chapter  11
19 Pages

The Private Finance Initiative: a critical assessment: Malcolm Sawyer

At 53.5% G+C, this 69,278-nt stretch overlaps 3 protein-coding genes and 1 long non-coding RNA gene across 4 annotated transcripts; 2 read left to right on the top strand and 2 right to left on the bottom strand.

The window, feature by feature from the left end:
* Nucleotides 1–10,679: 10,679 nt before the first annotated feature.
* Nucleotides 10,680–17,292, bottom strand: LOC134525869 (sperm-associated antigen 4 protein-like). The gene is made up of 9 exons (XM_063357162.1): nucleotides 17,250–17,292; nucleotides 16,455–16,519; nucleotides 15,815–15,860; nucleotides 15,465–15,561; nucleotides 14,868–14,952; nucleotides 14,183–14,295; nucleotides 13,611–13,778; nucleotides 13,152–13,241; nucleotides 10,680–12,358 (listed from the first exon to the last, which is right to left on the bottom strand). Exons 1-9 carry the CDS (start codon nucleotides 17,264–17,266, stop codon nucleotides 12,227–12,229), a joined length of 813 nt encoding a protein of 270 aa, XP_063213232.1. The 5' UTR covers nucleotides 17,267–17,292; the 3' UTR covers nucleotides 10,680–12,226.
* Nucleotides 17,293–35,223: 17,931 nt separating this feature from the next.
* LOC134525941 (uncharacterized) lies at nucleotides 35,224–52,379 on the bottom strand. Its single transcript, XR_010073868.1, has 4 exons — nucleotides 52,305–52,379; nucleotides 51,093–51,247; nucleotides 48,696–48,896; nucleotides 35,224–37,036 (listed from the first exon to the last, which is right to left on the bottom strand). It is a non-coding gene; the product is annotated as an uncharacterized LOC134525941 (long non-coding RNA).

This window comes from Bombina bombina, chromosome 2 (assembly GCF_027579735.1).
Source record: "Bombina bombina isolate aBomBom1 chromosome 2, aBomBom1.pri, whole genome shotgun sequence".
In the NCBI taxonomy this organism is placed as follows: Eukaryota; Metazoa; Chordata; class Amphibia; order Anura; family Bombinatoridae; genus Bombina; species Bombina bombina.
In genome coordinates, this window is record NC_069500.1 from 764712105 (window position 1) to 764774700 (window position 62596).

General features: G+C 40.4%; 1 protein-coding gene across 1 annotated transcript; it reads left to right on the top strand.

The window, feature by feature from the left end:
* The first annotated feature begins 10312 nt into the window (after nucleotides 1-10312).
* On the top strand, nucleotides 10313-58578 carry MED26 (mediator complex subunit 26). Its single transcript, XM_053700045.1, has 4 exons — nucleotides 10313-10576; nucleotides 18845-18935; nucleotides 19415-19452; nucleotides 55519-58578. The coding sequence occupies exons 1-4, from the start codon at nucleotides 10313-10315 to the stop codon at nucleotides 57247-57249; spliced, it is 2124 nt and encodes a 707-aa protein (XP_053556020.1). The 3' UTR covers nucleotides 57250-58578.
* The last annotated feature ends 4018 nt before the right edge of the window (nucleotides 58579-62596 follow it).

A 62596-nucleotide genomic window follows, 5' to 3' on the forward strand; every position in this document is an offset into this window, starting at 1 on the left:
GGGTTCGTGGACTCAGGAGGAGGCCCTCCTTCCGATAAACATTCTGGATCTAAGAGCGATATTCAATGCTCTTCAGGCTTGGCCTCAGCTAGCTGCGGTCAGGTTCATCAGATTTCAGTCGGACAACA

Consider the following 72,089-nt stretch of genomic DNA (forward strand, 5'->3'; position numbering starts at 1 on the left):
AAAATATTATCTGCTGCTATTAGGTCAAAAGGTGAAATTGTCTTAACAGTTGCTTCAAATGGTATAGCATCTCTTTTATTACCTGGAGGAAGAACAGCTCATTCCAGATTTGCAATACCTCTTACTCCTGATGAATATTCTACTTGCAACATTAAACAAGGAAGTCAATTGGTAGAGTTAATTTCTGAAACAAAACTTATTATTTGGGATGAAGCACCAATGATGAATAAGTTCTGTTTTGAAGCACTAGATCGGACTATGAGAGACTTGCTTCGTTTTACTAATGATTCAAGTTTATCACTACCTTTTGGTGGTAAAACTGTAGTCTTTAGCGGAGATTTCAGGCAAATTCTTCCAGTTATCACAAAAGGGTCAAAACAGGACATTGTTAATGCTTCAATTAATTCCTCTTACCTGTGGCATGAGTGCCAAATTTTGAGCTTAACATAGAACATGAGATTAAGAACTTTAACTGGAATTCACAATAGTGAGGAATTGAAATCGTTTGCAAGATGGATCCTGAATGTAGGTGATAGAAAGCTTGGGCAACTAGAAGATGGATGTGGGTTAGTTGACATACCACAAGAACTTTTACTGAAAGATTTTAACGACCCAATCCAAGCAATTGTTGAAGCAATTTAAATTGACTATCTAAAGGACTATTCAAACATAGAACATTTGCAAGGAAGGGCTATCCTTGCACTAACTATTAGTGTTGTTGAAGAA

Governments have long borrowed from the private sector to finance their expenditure: this borrowing has sometimes taken the form of ‘printing money’ but predominantly has been through the sale of bonds and bills to the private sector. Governments have typically run budget deficits: for example, in the late twentieth century, in the UK there were only six years in the last three decades when tax revenue more than covered public expenditure.The ‘printing of money’ (more accurately the increase of notes, coins and bank reserves with the Central Bank) is linked with an expansion of the monetary system.The budget deficits add to the national debt, which has thereby tended to grow over time as budgets have typically been in deficit.However,when the economy is growing, the national debt may increase in absolute terms but decline relative to the level of national income, and this has been the broad trend in the post-war period as the national debt declined from 300 per cent of Gross Domestic Product (GDP) to under 40 per cent at the present time.